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How to toilet train your employees: Management tips from a dog lover

By utilizing the same techniques that dog trainers use to house train their pets, your employees can be your best friends too




Dog is Man's best friend, but only a well trained Dog that doesn't make a mess in your home. By utilizing the same techniques that dog trainers use to house train their pets, your employees can be your best friends too. 

As a business owner, manager, employee, and dog lover, I have noticed that the same rules apply when trying to get your pet or employee to follow your instructions, and not make “a big mess.” For example:

• Never stick your Dogs/Employees nose in their own mess – Nobody likes to be blamed for screwing up. It’s detrimental to any relationship, whether four-legged or two-legged to “rub someone’s nose in it. Expert animal trainers and successful managers alike will tell you that the most effective course of action when your pet/employee makes a mess is to clean it up, and forget about it. Put it in the past. Everyone, including you will be happier.

• Always have Doggie/Employee treats available – Everybody responds to treats! Dogs know that when they get treats they have done something right. And they are more apt to keep doing things right so that they can get more and more treats. Treats can be simple things like liver snaps, biscuits, a toy, or some kind words and a belly rub. Your employees work in much the same way. If they do something right and receive a reward, they will be apt to continue to do things right. Again, simple things like a bottle of wine, a gift certificate to a local restaurant, lunch with the boss, flowers, an “Employee of the Month” certificate, a company wide e-mail recognizing their service, or just some kind words and a belly rub...wait a minute, scratch that last part...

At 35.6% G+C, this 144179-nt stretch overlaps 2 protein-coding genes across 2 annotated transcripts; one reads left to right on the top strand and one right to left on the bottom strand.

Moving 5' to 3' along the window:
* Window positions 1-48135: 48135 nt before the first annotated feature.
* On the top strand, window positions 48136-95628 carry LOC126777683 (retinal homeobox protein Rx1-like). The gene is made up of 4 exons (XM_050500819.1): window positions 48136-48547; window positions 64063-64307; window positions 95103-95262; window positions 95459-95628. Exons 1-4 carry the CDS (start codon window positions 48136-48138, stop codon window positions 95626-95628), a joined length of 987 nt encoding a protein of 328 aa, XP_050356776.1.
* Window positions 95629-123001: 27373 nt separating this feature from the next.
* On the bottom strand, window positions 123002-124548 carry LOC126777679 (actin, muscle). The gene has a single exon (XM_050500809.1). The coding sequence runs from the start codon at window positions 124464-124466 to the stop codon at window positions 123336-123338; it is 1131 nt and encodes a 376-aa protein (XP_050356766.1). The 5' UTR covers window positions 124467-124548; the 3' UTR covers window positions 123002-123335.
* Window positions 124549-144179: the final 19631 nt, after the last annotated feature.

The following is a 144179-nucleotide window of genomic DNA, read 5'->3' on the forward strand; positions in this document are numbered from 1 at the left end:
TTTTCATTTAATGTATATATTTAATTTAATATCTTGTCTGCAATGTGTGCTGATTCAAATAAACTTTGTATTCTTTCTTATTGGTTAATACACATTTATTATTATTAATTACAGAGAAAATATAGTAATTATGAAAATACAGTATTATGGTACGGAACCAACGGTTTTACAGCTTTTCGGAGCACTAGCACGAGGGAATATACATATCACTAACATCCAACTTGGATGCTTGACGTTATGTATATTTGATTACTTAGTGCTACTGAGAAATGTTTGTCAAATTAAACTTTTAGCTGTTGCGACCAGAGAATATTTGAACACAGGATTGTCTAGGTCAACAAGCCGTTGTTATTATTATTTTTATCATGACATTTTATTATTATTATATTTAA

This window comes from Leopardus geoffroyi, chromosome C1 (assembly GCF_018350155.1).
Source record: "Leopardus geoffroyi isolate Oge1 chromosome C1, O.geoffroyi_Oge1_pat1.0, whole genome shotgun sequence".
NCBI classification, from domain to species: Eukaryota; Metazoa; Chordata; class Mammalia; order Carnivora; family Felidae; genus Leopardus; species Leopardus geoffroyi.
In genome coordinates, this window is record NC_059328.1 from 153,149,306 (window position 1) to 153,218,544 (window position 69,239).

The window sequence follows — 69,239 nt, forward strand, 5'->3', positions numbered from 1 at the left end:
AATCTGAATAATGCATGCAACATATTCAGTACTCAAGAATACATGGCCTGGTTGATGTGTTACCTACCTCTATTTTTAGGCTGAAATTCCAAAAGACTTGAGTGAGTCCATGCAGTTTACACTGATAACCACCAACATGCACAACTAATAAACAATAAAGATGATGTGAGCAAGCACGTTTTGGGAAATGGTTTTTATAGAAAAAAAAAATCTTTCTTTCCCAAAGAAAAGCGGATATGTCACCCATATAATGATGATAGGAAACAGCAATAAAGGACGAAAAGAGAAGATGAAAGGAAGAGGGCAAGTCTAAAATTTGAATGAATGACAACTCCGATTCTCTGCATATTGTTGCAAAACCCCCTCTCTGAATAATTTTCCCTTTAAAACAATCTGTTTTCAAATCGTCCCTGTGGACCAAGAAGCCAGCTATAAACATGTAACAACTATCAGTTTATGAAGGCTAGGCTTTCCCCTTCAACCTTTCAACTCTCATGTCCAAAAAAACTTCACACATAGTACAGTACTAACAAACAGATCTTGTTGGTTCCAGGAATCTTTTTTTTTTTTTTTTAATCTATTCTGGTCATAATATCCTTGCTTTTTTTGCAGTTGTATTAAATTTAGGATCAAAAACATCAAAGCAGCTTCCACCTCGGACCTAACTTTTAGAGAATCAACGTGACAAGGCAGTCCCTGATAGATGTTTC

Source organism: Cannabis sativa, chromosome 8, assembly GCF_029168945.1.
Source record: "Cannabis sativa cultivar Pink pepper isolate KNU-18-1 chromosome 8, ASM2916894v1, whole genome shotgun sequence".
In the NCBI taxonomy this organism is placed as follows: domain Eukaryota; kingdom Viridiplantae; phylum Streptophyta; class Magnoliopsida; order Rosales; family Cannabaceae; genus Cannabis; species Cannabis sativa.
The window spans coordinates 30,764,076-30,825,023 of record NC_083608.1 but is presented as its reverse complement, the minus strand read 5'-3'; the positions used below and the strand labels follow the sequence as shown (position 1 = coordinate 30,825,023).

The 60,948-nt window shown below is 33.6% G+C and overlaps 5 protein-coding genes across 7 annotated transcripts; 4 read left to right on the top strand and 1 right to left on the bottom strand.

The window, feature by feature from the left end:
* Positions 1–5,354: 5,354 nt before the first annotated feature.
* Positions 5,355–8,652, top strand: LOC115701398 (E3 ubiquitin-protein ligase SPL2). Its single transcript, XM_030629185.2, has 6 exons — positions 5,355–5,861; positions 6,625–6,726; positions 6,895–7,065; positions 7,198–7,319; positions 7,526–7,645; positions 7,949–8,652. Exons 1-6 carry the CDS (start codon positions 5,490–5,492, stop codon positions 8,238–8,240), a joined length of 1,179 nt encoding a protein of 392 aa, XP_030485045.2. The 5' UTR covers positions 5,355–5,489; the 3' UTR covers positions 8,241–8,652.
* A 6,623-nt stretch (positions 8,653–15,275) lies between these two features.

• Create a routine that will help your Dog/Employee learn to succeed – Make sure that your pets and employees have a strict routine. If you take your dog out before work, after work, after dinner and at bedtime you should stick to this routine. Your dog will eventually learn that these are bathroom times and he will wait to go out. It is imperative that you stick to the schedule as much as possible. Employees are the same way. If they know that deadlines are 4:00 sharp, staff meetings are 9:00 sharp, 11:00 to Noon is reserved for brainstorming, and you are only available for problems and questions between 2:00 and 3:00 they will learn to adhere to the guidelines. It will force your employees to manage their time wisely and free you up from constant interruptions. Again, it is imperative that you make no exceptions to the routine.

• Provide your Dog/Employee with ample space to "do his or her business" – Everybody needs space. If you don’t have a yard or your yard is too small for your dog to comfortable “take care of business” then you should take him for as walk or visit a nearby park. Employees also need space to think and work. Make sure each employee has a clearly designated workspace. Provide conference areas and lounge spaces that can be used for meetings, lunches, or just taking time out. If you don’t have such space, make time to take your employees to a local park, restaurant, or cafe. 

• Catch mistakes before your Dog/Employee makes them – If you watch your dog closely you will soon learn when they need to go out. Pets have telltale signs that will clue you in that they are about to make a “mistake” on your carpet. Dogs will circle an area repeatedly or start sniffing intently. Also, they may squat or start to lift their leg. If you notice any of this behavior you can stop the mistake before your pet makes it. Similarly, the more you get to know your employees, the more likely you are to realize when they are about to “mess up.” Crankiness, tardiness, apathy, miscommunication, excessive questions, or general frustration are all sign that your employees might not be doing what you need them to. Keep a constant eye on your employees and intervene before it’s too late.

Mark Kaye is a top-rated radio talk show host, professional speaker, and writer from Washington, DC. His motivational and business seminars are entertaining, informative, and in high demand. He’d be happy to answer your questions by e-mail at , or by phone at 202-557-0058.

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